The reality is ... that in any proper accounting system that produced a single set of accounts for the government that debt that was repurchased [by the Bank of England under the QE programme] would be considered to be cancelled. That’s because you can’t meaningfully owe yourself money, and yet that is precisely what is happening here. The Treasury owes the Bank of England money but as it in effect owns the Bank of England it therefore owes itself the money and as such the debt has simply been cancelled.

What the National Audit Office is now doing is recognising the truth of what I said back then. Or as I put it at that time ( and I have edited slightly):

QE hides an economic reality, which is that when all the mumbo jumbo is cleared away what is happening is that money is being printed under the QE programme to clear the government’s deficit and that much of the claimed increase in debt is not really being issued at all.

That is precisely what the NAO is now recognising. The UK is not nearly as much in debt as HM Treasury claims precisely because it cannot owe itself money.

That has ramifications. First, it means the whole debt paranoia is wrong. Debt is not rising at the level claimed by the government. This is apparent from this comparison:

This is even more apparent when expressed as a percentage of GDP:

Debt has grown, but by nothing like the amounts the government claims.

Secondly, this then means that the  focus can then move instead towards how to use debt more creatively to solve the issues that we as a country face. As organisations as diverse as the IMF, OECD, CBI and left wing think tanks all say, now is the time for infrastructure investment, especially when (as is the case at present) money is available to the government at negative interest rates.

We do not have a debt crisis.

We do not need austerity.

We do need social housing, new green infrastructure in every constituency of the UK, better local transport, investment in small and medium sized business that banks are not delivering and and end to PFI. All this is possible. And we are in no way constrained by debt from delivering any of these things.

You cannot harm billionaires by raising interest rates, whatever the FT might say

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It takes some pretty perverse logic to produce a headline like this:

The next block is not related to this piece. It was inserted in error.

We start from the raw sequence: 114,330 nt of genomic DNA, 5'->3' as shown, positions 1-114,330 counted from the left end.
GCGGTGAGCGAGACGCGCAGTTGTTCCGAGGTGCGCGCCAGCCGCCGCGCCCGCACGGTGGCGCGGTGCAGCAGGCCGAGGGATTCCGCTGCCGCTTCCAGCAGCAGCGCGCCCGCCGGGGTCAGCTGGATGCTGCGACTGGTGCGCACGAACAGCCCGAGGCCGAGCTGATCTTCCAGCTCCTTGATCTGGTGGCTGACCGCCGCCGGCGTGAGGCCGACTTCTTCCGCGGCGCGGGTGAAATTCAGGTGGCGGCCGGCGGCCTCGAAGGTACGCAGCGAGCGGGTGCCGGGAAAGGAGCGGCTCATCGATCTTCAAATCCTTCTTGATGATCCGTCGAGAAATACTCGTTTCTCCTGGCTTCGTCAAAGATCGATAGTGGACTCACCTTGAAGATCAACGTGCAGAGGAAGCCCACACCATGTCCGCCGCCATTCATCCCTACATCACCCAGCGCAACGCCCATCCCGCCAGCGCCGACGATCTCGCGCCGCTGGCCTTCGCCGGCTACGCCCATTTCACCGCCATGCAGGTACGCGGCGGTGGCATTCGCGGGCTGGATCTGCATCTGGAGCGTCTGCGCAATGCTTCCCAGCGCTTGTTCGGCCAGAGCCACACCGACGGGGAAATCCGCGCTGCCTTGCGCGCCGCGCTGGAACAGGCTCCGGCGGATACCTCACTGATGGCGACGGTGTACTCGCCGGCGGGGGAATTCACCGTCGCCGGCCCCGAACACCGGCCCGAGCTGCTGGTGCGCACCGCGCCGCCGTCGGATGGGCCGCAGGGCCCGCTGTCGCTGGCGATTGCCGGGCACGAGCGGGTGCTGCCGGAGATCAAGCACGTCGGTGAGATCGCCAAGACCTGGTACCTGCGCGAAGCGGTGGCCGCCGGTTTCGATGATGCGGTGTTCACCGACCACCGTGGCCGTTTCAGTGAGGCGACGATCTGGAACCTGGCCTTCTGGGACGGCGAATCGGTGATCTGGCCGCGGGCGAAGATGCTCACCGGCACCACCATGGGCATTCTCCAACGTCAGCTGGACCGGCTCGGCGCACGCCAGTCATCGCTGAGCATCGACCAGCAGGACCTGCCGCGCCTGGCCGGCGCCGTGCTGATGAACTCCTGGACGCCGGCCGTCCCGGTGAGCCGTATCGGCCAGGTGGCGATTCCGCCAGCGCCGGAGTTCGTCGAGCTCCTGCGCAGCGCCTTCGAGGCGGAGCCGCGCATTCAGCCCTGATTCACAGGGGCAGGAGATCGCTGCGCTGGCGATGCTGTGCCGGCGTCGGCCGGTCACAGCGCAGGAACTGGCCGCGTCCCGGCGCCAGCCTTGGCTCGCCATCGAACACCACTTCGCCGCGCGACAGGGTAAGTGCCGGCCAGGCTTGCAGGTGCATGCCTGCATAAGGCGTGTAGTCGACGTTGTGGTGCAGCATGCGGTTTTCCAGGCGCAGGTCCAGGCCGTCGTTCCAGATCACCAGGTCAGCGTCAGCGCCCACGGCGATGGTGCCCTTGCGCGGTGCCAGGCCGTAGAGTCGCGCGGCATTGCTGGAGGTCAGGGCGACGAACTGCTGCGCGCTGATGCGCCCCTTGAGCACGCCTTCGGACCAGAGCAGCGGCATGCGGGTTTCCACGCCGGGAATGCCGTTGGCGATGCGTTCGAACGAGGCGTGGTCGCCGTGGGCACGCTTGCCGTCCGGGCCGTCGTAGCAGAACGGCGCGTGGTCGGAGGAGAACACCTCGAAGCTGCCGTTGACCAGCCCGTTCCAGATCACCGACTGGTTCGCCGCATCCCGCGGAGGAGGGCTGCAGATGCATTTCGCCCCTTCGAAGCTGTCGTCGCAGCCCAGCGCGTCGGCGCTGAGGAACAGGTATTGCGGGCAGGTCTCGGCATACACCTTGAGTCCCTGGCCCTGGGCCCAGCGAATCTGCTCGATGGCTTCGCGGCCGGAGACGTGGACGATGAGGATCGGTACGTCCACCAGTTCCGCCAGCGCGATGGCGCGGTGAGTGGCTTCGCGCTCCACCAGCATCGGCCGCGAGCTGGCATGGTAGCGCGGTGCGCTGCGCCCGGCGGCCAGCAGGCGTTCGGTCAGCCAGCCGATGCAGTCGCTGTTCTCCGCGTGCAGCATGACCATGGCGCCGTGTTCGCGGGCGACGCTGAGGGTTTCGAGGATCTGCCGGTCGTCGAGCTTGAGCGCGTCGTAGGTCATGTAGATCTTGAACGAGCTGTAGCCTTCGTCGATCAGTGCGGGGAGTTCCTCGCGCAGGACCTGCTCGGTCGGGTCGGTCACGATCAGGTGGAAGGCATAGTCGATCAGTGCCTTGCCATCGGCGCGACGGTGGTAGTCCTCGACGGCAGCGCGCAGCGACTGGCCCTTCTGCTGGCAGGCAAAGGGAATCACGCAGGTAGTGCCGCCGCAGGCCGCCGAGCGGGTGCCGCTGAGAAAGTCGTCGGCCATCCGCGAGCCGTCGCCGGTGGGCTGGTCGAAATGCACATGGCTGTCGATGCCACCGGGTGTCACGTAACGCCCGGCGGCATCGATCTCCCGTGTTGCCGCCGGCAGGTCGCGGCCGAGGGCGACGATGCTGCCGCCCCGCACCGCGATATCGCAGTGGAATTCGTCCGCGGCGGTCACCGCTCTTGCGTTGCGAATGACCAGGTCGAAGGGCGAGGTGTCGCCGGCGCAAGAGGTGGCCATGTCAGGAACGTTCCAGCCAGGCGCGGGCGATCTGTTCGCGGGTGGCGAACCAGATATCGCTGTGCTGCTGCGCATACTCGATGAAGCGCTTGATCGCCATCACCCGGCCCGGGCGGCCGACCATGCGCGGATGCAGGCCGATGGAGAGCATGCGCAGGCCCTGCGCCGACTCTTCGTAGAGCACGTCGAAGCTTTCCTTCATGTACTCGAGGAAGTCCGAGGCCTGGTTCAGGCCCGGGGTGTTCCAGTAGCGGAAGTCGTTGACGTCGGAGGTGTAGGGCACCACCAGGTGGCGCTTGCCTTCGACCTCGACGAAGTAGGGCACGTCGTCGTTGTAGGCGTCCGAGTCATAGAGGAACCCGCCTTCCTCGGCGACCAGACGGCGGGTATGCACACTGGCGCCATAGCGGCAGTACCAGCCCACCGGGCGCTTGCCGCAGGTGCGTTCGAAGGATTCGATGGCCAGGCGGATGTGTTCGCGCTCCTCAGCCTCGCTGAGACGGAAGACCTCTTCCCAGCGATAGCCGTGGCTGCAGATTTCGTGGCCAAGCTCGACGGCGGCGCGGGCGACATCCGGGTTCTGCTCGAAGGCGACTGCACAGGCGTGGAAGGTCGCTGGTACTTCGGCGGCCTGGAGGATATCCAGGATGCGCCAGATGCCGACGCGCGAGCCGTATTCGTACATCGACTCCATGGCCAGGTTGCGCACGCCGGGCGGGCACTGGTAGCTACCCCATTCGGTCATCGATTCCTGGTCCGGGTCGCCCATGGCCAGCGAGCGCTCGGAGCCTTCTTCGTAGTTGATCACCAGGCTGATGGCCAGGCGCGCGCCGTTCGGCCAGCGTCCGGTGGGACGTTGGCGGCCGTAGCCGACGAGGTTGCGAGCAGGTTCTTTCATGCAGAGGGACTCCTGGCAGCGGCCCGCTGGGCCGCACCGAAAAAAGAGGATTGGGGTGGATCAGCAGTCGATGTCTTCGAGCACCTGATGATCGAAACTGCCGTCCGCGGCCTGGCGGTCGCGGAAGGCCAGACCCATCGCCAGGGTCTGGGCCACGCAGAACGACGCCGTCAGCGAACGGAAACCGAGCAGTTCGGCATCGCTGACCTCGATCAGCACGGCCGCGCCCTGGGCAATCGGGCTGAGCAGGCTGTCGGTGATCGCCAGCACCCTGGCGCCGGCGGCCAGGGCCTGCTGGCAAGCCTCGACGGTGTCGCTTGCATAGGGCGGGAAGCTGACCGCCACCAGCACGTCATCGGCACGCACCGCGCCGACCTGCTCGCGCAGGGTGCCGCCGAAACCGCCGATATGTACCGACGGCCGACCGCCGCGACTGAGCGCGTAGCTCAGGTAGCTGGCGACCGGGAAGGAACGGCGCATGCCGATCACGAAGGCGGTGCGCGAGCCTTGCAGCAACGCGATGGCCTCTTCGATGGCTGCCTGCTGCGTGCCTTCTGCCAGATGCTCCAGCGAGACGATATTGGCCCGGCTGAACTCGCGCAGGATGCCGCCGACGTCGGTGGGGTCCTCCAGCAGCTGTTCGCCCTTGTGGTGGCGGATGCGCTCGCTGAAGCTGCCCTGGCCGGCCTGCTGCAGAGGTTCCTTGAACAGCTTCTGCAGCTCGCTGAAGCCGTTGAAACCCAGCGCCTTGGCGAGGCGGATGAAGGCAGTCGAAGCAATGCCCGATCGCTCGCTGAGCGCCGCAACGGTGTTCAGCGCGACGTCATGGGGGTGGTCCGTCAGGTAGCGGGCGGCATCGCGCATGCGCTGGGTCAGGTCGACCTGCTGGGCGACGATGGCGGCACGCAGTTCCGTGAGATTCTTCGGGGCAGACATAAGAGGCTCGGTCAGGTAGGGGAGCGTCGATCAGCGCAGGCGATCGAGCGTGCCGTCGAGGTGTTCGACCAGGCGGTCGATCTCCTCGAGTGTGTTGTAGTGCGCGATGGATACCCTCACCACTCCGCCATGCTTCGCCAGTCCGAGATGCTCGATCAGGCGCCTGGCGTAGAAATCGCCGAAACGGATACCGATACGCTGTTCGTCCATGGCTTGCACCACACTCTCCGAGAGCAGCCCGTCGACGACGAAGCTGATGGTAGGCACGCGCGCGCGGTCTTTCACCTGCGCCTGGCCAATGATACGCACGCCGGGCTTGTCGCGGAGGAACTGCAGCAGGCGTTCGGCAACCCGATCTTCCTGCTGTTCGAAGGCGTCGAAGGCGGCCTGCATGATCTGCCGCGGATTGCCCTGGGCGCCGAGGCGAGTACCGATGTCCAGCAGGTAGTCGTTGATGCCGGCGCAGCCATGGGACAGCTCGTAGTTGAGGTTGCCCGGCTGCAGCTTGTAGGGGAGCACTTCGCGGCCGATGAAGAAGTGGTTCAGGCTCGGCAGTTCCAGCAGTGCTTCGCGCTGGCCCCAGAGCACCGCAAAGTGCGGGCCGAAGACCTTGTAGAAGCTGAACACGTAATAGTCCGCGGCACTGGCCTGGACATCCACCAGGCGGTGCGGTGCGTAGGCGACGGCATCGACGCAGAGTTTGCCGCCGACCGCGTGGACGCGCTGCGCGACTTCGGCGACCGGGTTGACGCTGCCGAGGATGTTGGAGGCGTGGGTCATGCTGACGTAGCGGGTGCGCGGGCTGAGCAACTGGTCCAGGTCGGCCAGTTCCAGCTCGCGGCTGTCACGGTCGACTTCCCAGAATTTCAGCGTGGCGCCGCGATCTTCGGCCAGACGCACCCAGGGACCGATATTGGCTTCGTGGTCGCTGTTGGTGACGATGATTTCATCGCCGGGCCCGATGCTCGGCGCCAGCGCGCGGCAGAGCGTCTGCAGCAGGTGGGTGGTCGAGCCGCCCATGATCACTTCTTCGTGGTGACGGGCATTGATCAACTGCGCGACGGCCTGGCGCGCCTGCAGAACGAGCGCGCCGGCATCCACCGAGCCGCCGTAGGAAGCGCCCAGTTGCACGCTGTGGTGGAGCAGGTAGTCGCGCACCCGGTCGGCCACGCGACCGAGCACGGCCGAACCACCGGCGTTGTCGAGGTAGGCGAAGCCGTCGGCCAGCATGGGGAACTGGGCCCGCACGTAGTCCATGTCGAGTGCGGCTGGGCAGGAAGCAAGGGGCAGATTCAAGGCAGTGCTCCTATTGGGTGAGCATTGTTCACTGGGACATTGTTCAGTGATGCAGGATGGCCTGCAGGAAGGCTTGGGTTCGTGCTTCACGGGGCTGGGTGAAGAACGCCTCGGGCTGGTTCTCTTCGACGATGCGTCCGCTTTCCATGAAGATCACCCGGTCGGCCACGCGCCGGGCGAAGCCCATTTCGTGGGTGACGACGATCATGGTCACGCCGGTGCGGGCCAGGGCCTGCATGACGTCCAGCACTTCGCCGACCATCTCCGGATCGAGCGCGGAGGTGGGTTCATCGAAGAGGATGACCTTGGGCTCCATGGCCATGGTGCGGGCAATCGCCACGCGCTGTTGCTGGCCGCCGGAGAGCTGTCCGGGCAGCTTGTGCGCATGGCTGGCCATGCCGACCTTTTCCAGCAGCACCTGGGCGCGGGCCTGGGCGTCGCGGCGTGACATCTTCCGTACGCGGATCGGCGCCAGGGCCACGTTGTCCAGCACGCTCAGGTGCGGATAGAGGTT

The FT does, however, manage it this morning. Merryn Somerset Webb, who is the editor of Money Week, argues:

The desperate attempt to avoid deflation via quantitative easing and record-low interest rates has had horrible side effects, and this observation is hardly controversial. The rich have become much richer; corporate wealth has become more concentrated; soaring house prices have created intergenerational strife; low yields have made all but the super-rich paranoid that they will be entirely unable to finance their futures. Most markets have ended up overvalued (this will really matter one day), while pension fund deficits and a constant sense of crisis have discouraged capital investment — and have possibly held down wages in the UK.

Following which she argues that:

The Monetary Policy Committee could dig out a list of excuses not to raise rates despite the last GDP growth numbers being rather better than expected. Raising rates will do harm at some point (asset prices will fall and the indebted will suffer). But not reversing is beginning to look like it could do more harm. Unless, of course, you are a billionaire.

What flows between her headline and the two noted observations does not seem to matter greatly because whilst it is clear that Someset Webb does get the fact that QE creates significant negative social consequences, as I long ago predicted, the essence of her argument is that these can be resolved by increasing interest rates.

In other words, the argument is that increasing the pressure on those who borrow (i.e. by and large those without capital or wealth) by requiring that they pay more to those who lend (i.e. those who have wealth) will somehow reduce social pressure in society and restore well being to the majority and send a lesson on greed to the world's billionaires even though their incomes will be increased as a result, inequality will rise, more who are clinging to solvency by their finger tips will go bust, house foreclosures will increase, and the pressure on social safety nets will increase considerably.

As a lesson in perverse logic this takes some beating. Call it callously incorrect if you like. I think that's about the best term I can come up with.